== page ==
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tv   The Papers  BBC News  June 6, 2017 10:45pm-11:01pm BST

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great britain recorded their first win in their america's cup challenger semi final with new zealand to keep alive their slim hopes of lifting international sport's oldest trophy for the very first time. the kiwi team capsized on the final race of the day in difficult conditions in bermuda. and that means sir ben ainslie's team now trail 3—1 in the best of nine series. the first team to five will get the chance to face eitherjapan or sweden in the challenger final and then the right to take on the holders oracle team usa in the america's cup final. conditions farfrom ideal in paris, as rain proved to be the toughest opponent at roland garros today as all of the men's french open french open quarter finals were postponed until tomorrow. both rafael nadal and novak djokovic were due to be in action but the court covers were brought out. and that means all four of the men's quarter—finals will be played tomorrow including andy murray who's up against kei nishikori. in between the rain delays, two of the women's quarter finals were wrapped up, with the unseeded 19 year old latvianjelena ostapenko causing an upset by beating the former world number one caroline wozniacki over three sets, to reach herfirst grand slam semi final.
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in the day's other quarter—final, the 30th seed timea bacsinszky beat the french woman kristina mladenovic 6—4, 6—4. the home favourite had knocked out the defending champion garbine muguruza in the previous round. the cause of death of former newcastle player cheick tiote, is still being investigated, according to the chinese club beijing enterprise. tiote collapsed in training and later died in hospital. he was just 30 years old. in his seven years at united, he made over 150 appearances, and moved to china in february. toby alabi suffered a heart attack during a match four years ago and has since set up a foundation to educate players over recognising possible symptoms. it heightens the need for the work we do. i think we are and the beginning stages of what we are doing. the premier league have done a good job, martin heather has done a good job, martin heather has done
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a good job getting us into the under 20 clubs, and the pfa, gordon taylor has done a good job in getting us into educate but there's a lot more that we can do. we are in talks with the premier league and the pfa. and we can't forget that this is a societal issue, not just we can't forget that this is a societal issue, notjust football. we need to look at the broader society as well as focusing on the professional game. let's have a look at some of today's other football stories and arsenal have announced the signing of the bosnia—herzegovina international zyad kolashynats from the bundesliga side schalke. the defender has joined on a free transfer, with the deal set to run until 2022. southampton have asked the premier league to investigate liverpool for an alleged illegal approach for virgil van dijk. jurgen klopp has made the defender his top target this summer. the british and irish lions held a minute's silence at their training session today, ahead of their second tour match in new zealand. the squad fell silent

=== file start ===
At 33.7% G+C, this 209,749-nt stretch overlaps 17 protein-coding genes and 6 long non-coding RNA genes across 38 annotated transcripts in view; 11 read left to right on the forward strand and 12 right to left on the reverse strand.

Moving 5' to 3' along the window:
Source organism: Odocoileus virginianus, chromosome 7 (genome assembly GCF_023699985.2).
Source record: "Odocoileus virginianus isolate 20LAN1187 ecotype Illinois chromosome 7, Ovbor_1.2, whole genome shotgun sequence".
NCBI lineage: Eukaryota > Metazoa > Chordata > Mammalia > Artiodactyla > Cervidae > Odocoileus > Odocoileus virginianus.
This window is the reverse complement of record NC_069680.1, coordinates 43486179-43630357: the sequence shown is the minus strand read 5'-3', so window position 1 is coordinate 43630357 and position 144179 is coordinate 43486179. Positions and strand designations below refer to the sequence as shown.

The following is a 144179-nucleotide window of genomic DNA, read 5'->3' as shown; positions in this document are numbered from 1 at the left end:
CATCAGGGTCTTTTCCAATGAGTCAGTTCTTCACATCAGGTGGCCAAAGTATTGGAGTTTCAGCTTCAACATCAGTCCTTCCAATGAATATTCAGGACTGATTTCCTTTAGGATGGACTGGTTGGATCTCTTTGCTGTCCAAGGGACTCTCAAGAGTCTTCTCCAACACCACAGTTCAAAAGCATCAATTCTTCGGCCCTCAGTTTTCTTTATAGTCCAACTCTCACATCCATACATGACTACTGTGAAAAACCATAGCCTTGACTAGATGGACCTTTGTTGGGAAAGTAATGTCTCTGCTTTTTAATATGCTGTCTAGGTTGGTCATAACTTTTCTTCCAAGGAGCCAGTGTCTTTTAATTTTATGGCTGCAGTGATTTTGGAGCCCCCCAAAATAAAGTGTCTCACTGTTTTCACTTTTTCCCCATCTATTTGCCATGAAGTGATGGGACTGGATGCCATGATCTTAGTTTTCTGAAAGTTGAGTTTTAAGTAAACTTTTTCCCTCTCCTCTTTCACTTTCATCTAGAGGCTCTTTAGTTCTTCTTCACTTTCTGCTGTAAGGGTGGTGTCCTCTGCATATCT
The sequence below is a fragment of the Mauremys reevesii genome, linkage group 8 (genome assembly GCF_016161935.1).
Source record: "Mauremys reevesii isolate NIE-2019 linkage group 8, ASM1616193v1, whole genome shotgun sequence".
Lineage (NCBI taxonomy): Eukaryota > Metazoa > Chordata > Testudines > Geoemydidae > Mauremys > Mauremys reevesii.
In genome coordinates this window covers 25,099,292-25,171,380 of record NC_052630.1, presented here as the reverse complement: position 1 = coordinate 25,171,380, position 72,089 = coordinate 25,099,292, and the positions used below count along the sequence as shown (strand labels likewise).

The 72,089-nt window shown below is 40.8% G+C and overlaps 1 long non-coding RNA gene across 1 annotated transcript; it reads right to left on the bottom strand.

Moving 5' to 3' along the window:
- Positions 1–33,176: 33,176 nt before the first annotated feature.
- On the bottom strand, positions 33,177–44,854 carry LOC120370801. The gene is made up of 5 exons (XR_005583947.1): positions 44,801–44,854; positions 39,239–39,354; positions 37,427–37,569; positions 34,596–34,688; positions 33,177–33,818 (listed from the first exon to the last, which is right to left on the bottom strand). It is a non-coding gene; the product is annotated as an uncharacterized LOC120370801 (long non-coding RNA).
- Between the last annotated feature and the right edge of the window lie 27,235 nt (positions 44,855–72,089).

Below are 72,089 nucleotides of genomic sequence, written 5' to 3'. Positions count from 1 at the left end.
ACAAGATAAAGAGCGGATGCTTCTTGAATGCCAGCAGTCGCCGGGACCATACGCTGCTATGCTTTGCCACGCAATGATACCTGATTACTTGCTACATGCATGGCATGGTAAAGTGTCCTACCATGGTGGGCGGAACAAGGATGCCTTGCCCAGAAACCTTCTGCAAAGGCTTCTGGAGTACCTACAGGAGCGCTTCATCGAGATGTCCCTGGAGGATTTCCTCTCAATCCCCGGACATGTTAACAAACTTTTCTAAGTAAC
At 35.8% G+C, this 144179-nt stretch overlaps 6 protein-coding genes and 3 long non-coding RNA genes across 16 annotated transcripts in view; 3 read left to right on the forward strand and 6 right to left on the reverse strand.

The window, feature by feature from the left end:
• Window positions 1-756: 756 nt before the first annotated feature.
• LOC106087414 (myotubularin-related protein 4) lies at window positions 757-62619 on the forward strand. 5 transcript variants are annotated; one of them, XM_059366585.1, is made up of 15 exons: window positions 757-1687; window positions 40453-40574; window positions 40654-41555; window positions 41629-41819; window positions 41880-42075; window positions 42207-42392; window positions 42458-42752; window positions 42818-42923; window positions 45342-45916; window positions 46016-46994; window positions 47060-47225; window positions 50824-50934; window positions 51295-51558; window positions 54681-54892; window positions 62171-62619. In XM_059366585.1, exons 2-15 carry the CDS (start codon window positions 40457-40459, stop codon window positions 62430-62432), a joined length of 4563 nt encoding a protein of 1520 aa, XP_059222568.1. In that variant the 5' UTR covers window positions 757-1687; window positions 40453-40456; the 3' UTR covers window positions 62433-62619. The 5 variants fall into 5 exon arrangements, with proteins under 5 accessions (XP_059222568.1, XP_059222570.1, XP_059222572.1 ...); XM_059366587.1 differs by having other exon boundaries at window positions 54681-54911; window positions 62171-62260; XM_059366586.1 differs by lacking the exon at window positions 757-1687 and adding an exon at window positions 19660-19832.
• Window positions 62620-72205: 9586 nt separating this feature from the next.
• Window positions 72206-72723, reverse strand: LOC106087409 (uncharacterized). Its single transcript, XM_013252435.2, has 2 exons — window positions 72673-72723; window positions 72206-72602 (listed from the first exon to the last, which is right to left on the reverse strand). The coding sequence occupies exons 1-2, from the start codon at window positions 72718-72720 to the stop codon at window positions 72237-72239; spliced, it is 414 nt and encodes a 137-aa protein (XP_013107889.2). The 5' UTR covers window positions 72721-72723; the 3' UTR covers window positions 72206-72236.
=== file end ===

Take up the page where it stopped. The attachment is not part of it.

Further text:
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in tribute to the victims of the london terror attack. they take on auckland blues tomorrow but coach rob howley said the squad wanted to show their thoughts are with those affected. quite emotional, huge condolences from the whole squad, the management and players of the british and irish lions for those families who lost seven lions. it's devastating and we send our deepest condolences to the families. out of respect it was important that we held a minutes silence. and one of britain's big medal hopes at the up coming world championships in london, the long jumperjasmyn sawyers said severe period pain was the reason she pulled out of a recent competition in boston. she said she wanted to be clear on the reasons for her withdrawal because it isn't talked about enough
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in sport. why shouldn't i be honest about it, it is something that some in the female athletes deal with, and it isn't treated like other illnesses and injuries. we talked openly about other illnesses and they are solved, but this isn't openly talked about. pa rt but this isn't openly talked about. part of the population, it is something that we deal with, we should talk about it and it shouldn't be this taboo, difficult thing to have conversations about. that's all from sportsday. bye for now. hello and welcome to the papers. with me now and also at 11:30 this evening are kate proctor,